Natural History
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Natural History

"Diversity" describes Alaska. From amphitheaters of granite spires to old-growth, Sitka spruce forests to sheltered shorelines and jagged fjords to moose wading chest-deep in clear waters, Alaska presents natural history that stirs the imagination. Whether you dream of whales, brown bears, and bald eagles in their natural habitats or long to feel the vastness of untrammeled landscapes, Alaska travel offers you the best nature-based journeys north of Canada's Yukon Territory. Let our experienced naturalists show you this awe-inspiring place on our small-ship cruises.

Summers in southeast Alaska, in the waters near Icy Strait and Frederick Sound, show off pods of humpback whales. Humpbacks slap flippers and flukes and feast through "bubble-net feeding" in which the whales cast a net of bubbles around their prey. Grab your rain gear and watch as these huge whales perform explosive half-breaches, lifting their massive forms high above the surface and then crashing with a thunderous blow. A quick reflex can capture such sights on film from the ship's deck.

The water in southeast Alaska is cerulean blue, cold, and chock-full of porpoises, sea lions, harbor seals, and sea otters. Hundreds of species of birds decorate the coastline throughout the Inside Passage. Nowadays, almost everywhere you look you spot the once-endangered, majestic American bald eagle, national bird of the United States. Pay attention, and you'll see the colorful puffin with its crests or "horns" and its bright orange beak, a favorite among photographers.

From the Inside Passage, head to the rivers and streams to watch black bears and grizzly bears as they fish for salmon. The color of these bears ranges from cinnamon and blond to blue-gray, black, tan, and brown. Watch for the hump on the grizzly's shoulders to identify this larger bear from the smaller black bears.

Whales and bears are only half the story of a trip that immerses travelers in the spectacular geography and natural and human history of the last frontier. Cliff walls tower thousands of feet above rocky beaches; giant trees seem to tickle the glow of the sun. Botanists can find edible plants and wild medicines along the coastal forests and side channels. Moose and other wildlife roam freely. The barrage of images and sensations overwhelms you in the depths of Alaska's wildlands.

For more information on the natural history of Alaska, see book selections below.

An Athapaskan Indian story tells of a warrior who joined forces with a giant to attack a rival in Siberia. In the end, the rival won. The giant collapsed into the ocean, and his body created a bridge to what is now North America. The Athapaskans trekked across this fleshy ridge with herds of caribou in tow. Over time, the giant's body decomposed, but bones from his skeleton remained above the ocean's surface and formed the Aleutian Islands.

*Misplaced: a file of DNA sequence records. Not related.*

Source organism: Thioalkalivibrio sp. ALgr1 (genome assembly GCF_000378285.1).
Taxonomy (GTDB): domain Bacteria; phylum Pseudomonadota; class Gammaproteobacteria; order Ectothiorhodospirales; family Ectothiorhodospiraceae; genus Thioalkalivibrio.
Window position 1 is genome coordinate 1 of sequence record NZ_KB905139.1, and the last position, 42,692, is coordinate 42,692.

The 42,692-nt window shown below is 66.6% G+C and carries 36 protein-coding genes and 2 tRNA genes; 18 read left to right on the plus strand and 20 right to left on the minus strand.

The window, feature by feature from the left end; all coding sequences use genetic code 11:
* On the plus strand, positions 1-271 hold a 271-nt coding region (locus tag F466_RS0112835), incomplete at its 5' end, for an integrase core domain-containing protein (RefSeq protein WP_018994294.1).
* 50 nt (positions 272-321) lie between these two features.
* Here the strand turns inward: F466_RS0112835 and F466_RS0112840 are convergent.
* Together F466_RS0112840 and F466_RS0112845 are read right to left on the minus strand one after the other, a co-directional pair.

Scientists tell a different story. Some 30,000 to 40,000 years ago, in the Pleistocene period, low water levels in the Bering Sea revealed a land bridge connecting northeastern Asia to the North American continent. The 50-mile-long, 600-mile-wide spine of earth opened a passage for the nomadic peoples of the north to migrate south. Carbon dating on a caribou bone with a distinctive saw-toothed edge has revealed evidence of this from 27,000 years ago.

"Alaska" means "great land" or "mainland" and originated from the people of the Aleutian Islands. Alaska, the 49th and largest state in the Union (almost one-fifth the size of the lower 48), was granted statehood on January 3, 1959, by President Dwight D. Eisenhower. But the United States purchased the land from Russia on October 18, 1867, spearheaded by the U.S. Secretary of State, William H. Seward. Almost a century before, in 1784, a Russian fur trader settled the first non-native community in Alaska, Kodiak Island. Few paid attention to "Seward's Icebox," as Americans called it after the 1867 purchase. Then, in 1896, the Gold Rush brought waves of settlers to the frontier land when prospectors discovered gold in the Klondike of the Yukon Territory just over the border from Alaska. Over the next few years, thousands of men clambered on ships to Alaska and then traveled overland to the Klondike.

In 1899, diggers unearthed gold near Nome, followed in 1902 by a mother lode discovery close to Fairbanks. People followed the nuggets, and Alaska's population grew. In the early part of the 20th century, the U.S. military claimed bases at Valdez and Eagle. The U.S. stretched telegraph cables across the interior. Railroads connected many widely separated settlements. Copper deposits attracted miners, and thousands of independent explorers survived on their wits and wildlife. Single-track trails widened into pathways for covered wagons. Mail deliveries came more frequently. Settlers arranged limited self-government; in 1905 the capital switched from Sitka to Juneau.

Alaska's first delegate to Congress reached Washington, D.C., in 1906. Alaska became a U.S. territory in 1912. A year later, the first climbers gazed at Alaska from the top of the south peak of Denali (Mt. McKinley). The U.S. established Denali National Park in 1917.

To this day, Alaska maintains an irresistible, almost spellbinding, allure. Booms in fur, gold, salmon, and oil (1968 marked one of the biggest oil discoveries of all time at Prudhoe Bay on the Arctic coastal plain) crest and subside; each brings swells of entrepreneurs, adventurers, and explorers. They still come. Wildlife viewing, mountain climbing, bicycling, kayaking, hiking, fly fishing, camping, and nature-oriented tourism attract visitors year-round from the world over.